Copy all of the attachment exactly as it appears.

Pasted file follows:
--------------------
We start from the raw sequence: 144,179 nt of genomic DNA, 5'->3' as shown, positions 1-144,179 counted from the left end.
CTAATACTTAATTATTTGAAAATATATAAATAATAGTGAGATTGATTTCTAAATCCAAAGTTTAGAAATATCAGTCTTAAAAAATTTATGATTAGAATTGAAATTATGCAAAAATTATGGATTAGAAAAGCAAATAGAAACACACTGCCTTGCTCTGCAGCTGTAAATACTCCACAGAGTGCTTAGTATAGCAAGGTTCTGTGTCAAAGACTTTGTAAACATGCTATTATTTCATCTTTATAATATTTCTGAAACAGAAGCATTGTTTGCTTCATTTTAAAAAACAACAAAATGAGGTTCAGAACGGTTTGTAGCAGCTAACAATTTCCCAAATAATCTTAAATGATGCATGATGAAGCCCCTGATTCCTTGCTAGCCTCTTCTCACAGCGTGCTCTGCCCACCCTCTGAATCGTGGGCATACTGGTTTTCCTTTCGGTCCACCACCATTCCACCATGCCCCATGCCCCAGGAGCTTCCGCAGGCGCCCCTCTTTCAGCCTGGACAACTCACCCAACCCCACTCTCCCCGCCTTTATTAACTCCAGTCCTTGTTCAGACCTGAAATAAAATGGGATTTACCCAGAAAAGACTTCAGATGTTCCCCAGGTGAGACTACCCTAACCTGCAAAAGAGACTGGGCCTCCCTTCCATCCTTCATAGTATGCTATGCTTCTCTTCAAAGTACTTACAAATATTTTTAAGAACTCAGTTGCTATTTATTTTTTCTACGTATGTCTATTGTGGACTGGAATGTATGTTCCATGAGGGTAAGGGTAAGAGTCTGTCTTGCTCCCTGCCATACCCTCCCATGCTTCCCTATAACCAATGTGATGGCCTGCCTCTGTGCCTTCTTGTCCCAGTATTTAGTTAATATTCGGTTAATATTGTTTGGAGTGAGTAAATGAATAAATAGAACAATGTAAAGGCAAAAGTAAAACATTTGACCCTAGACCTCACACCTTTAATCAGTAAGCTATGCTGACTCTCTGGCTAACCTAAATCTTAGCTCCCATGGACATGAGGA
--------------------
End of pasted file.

We start from the raw sequence: 144,179 nt of genomic DNA, 5'->3' as shown, positions 1-144,179 counted from the left end.
CTAATACTTAATTATTTGAAAATATATAAATAATAGTGAGATTGATTTCTAAATCCAAAGTTTAGAAATATCAGTCTTAAAAAATTTATGATTAGAATTGAAATTATGCAAAAATTATGGATTAGAAAAGCAAATAGAAACACACTGCCTTGCTCTGCAGCTGTAAATACTCCACAGAGTGCTTAGTATAGCAAGGTTCTGTGTCAAAGACTTTGTAAACATGCTATTATTTCATCTTTATAATATTTCTGAAACAGAAGCATTGTTTGCTTCATTTTAAAAAACAACAAAATGAGGTTCAGAACGGTTTGTAGCAGCTAACAATTTCCCAAATAATCTTAAATGATGCATGATGAAGCCCCTGATTCCTTGCTAGCCTCTTCTCACAGCGTGCTCTGCCCACCCTCTGAATCGTGGGCATACTGGTTTTCCTTTCGGTCCACCACCATTCCACCATGCCCCATGCCCCAGGAGCTTCCGCAGGCGCCCCTCTTTCAGCCTGGACAACTCACCCAACCCCACTCTCCCCGCCTTTATTAACTCCAGTCCTTGTTCAGACCTGAAATAAAATGGGATTTACCCAGAAAAGACTTCAGATGTTCCCCAGGTGAGACTACCCTAACCTGCAAAAGAGACTGGGCCTCCCTTCCATCCTTCATAGTATGCTATGCTTCTCTTCAAAGTACTTACAAATATTTTTAAGAACTCAGTTGCTATTTATTTTTTCTACGTATGTCTATTGTGGACTGGAATGTATGTTCCATGAGGGTAAGGGTAAGAGTCTGTCTTGCTCCCTGCCATACCCTCCCATGCTTCCCTATAACCAATGTGATGGCCTGCCTCTGTGCCTTCTTGTCCCAGTATTTAGTTAATATTCGGTTAATATTGTTTGGAGTGAGTAAATGAATAAATAGAACAATGTAAAGGCAAAAGTAAAACATTTGACCCTAGACCTCACACCTTTAATCAGTAAGCTATGCTGACTCTCTGGCTAACCTAAATCTTAGCTCCCATGGACATGAGGA